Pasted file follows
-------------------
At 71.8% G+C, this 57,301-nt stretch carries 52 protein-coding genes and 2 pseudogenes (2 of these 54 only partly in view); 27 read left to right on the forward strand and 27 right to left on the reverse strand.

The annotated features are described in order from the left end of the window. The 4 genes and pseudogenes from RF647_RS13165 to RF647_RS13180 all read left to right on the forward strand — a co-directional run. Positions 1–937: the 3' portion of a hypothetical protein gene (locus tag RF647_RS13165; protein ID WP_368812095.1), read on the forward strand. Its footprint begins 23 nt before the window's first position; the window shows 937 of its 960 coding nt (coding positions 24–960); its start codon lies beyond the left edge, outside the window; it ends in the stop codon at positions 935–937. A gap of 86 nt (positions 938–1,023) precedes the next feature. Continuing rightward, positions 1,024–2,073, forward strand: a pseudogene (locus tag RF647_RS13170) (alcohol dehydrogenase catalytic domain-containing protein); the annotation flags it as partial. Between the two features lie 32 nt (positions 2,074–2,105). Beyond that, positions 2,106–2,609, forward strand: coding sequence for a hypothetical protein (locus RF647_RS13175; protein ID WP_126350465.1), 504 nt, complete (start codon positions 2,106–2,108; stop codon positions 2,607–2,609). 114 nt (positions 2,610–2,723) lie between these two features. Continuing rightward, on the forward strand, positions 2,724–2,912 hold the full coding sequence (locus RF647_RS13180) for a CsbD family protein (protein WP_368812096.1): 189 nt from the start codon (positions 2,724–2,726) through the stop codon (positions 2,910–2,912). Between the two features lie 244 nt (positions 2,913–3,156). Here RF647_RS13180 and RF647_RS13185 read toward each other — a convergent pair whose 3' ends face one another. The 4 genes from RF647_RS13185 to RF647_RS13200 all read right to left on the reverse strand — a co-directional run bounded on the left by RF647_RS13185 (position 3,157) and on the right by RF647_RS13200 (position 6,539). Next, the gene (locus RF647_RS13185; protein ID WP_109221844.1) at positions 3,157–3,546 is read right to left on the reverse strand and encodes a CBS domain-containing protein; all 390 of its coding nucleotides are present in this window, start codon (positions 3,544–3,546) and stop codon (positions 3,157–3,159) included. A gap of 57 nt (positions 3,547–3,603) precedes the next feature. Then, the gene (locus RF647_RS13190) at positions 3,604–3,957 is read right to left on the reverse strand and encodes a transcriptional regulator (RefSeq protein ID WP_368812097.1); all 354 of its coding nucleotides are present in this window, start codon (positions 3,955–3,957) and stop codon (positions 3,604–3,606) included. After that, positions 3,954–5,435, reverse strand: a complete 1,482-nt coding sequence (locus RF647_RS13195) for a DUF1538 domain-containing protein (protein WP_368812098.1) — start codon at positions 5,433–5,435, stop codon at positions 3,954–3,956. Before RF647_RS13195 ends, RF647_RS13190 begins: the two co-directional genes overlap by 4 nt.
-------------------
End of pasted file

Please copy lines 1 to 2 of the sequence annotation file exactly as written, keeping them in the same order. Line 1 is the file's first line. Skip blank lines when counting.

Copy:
At 71.8% G+C, this 57,301-nt stretch carries 52 protein-coding genes and 2 pseudogenes (2 of these 54 only partly in view); 27 read left to right on the forward strand and 27 right to left on the reverse strand.

The annotated features are described in order from the left end of the window. The 4 genes and pseudogenes from RF647_RS13165 to RF647_RS13180 all read left to right on the forward strand — a co-directional run. Positions 1–937: the 3' portion of a hypothetical protein gene (locus tag RF647_RS13165; protein ID WP_368812095.1), read on the forward strand. Its footprint begins 23 nt before the window's first position; the window shows 937 of its 960 coding nt (coding positions 24–960); its start codon lies beyond the left edge, outside the window; it ends in the stop codon at positions 935–937. A gap of 86 nt (positions 938–1,023) precedes the next feature. Continuing rightward, positions 1,024–2,073, forward strand: a pseudogene (locus tag RF647_RS13170) (alcohol dehydrogenase catalytic domain-containing protein); the annotation flags it as partial. Between the two features lie 32 nt (positions 2,074–2,105). Beyond that, positions 2,106–2,609, forward strand: coding sequence for a hypothetical protein (locus RF647_RS13175; protein ID WP_126350465.1), 504 nt, complete (start codon positions 2,106–2,108; stop codon positions 2,607–2,609). 114 nt (positions 2,610–2,723) lie between these two features. Continuing rightward, on the forward strand, positions 2,724–2,912 hold the full coding sequence (locus RF647_RS13180) for a CsbD family protein (protein WP_368812096.1): 189 nt from the start codon (positions 2,724–2,726) through the stop codon (positions 2,910–2,912). Between the two features lie 244 nt (positions 2,913–3,156). Here RF647_RS13180 and RF647_RS13185 read toward each other — a convergent pair whose 3' ends face one another. The 4 genes from RF647_RS13185 to RF647_RS13200 all read right to left on the reverse strand — a co-directional run bounded on the left by RF647_RS13185 (position 3,157) and on the right by RF647_RS13200 (position 6,539). Next, the gene (locus RF647_RS13185; protein ID WP_109221844.1) at positions 3,157–3,546 is read right to left on the reverse strand and encodes a CBS domain-containing protein; all 390 of its coding nucleotides are present in this window, start codon (positions 3,544–3,546) and stop codon (positions 3,157–3,159) included. A gap of 57 nt (positions 3,547–3,603) precedes the next feature. Then, the gene (locus RF647_RS13190) at positions 3,604–3,957 is read right to left on the reverse strand and encodes a transcriptional regulator (RefSeq protein ID WP_368812097.1); all 354 of its coding nucleotides are present in this window, start codon (positions 3,955–3,957) and stop codon (positions 3,604–3,606) included. After that, positions 3,954–5,435, reverse strand: a complete 1,482-nt coding sequence (locus RF647_RS13195) for a DUF1538 domain-containing protein (protein WP_368812098.1) — start codon at positions 5,433–5,435, stop codon at positions 3,954–3,956. Before RF647_RS13195 ends, RF647_RS13190 begins: the two co-directional genes overlap by 4 nt.